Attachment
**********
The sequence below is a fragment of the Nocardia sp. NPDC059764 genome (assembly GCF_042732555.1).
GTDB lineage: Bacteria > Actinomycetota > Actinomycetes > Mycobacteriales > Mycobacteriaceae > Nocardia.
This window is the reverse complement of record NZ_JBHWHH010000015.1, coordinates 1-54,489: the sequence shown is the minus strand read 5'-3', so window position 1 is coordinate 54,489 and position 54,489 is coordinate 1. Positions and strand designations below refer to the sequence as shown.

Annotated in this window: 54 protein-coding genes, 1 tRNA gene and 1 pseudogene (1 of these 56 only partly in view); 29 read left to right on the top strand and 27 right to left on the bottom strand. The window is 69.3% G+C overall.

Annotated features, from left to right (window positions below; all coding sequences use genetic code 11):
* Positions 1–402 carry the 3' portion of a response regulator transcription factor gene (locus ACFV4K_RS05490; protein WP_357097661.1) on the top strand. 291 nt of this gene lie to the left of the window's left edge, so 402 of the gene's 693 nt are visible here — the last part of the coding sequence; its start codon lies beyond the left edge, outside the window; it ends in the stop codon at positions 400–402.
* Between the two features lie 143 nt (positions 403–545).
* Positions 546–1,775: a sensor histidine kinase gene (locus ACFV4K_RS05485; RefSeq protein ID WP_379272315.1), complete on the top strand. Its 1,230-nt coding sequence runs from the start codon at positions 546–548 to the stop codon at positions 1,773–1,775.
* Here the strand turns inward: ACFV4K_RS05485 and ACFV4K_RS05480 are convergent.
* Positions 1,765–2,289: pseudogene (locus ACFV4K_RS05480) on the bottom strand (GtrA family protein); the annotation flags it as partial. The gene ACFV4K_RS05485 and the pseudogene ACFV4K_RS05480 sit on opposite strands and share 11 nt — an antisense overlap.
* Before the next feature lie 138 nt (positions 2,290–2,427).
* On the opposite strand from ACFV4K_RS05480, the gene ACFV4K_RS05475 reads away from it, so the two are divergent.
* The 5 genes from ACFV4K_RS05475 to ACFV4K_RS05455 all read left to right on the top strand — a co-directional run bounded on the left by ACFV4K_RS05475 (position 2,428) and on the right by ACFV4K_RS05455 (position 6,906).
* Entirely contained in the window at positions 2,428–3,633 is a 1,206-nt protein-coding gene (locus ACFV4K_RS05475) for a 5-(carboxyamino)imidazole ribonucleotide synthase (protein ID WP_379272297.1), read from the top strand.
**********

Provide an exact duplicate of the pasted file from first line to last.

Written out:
The sequence below is a fragment of the Nocardia sp. NPDC059764 genome (assembly GCF_042732555.1).
GTDB lineage: Bacteria > Actinomycetota > Actinomycetes > Mycobacteriales > Mycobacteriaceae > Nocardia.
This window is the reverse complement of record NZ_JBHWHH010000015.1, coordinates 1-54,489: the sequence shown is the minus strand read 5'-3', so window position 1 is coordinate 54,489 and position 54,489 is coordinate 1. Positions and strand designations below refer to the sequence as shown.

Annotated in this window: 54 protein-coding genes, 1 tRNA gene and 1 pseudogene (1 of these 56 only partly in view); 29 read left to right on the top strand and 27 right to left on the bottom strand. The window is 69.3% G+C overall.

Annotated features, from left to right (window positions below; all coding sequences use genetic code 11):
* Positions 1–402 carry the 3' portion of a response regulator transcription factor gene (locus ACFV4K_RS05490; protein WP_357097661.1) on the top strand. 291 nt of this gene lie to the left of the window's left edge, so 402 of the gene's 693 nt are visible here — the last part of the coding sequence; its start codon lies beyond the left edge, outside the window; it ends in the stop codon at positions 400–402.
* Between the two features lie 143 nt (positions 403–545).
* Positions 546–1,775: a sensor histidine kinase gene (locus ACFV4K_RS05485; RefSeq protein ID WP_379272315.1), complete on the top strand. Its 1,230-nt coding sequence runs from the start codon at positions 546–548 to the stop codon at positions 1,773–1,775.
* Here the strand turns inward: ACFV4K_RS05485 and ACFV4K_RS05480 are convergent.
* Positions 1,765–2,289: pseudogene (locus ACFV4K_RS05480) on the bottom strand (GtrA family protein); the annotation flags it as partial. The gene ACFV4K_RS05485 and the pseudogene ACFV4K_RS05480 sit on opposite strands and share 11 nt — an antisense overlap.
* Before the next feature lie 138 nt (positions 2,290–2,427).
* On the opposite strand from ACFV4K_RS05480, the gene ACFV4K_RS05475 reads away from it, so the two are divergent.
* The 5 genes from ACFV4K_RS05475 to ACFV4K_RS05455 all read left to right on the top strand — a co-directional run bounded on the left by ACFV4K_RS05475 (position 2,428) and on the right by ACFV4K_RS05455 (position 6,906).
* Entirely contained in the window at positions 2,428–3,633 is a 1,206-nt protein-coding gene (locus ACFV4K_RS05475) for a 5-(carboxyamino)imidazole ribonucleotide synthase (protein ID WP_379272297.1), read from the top strand.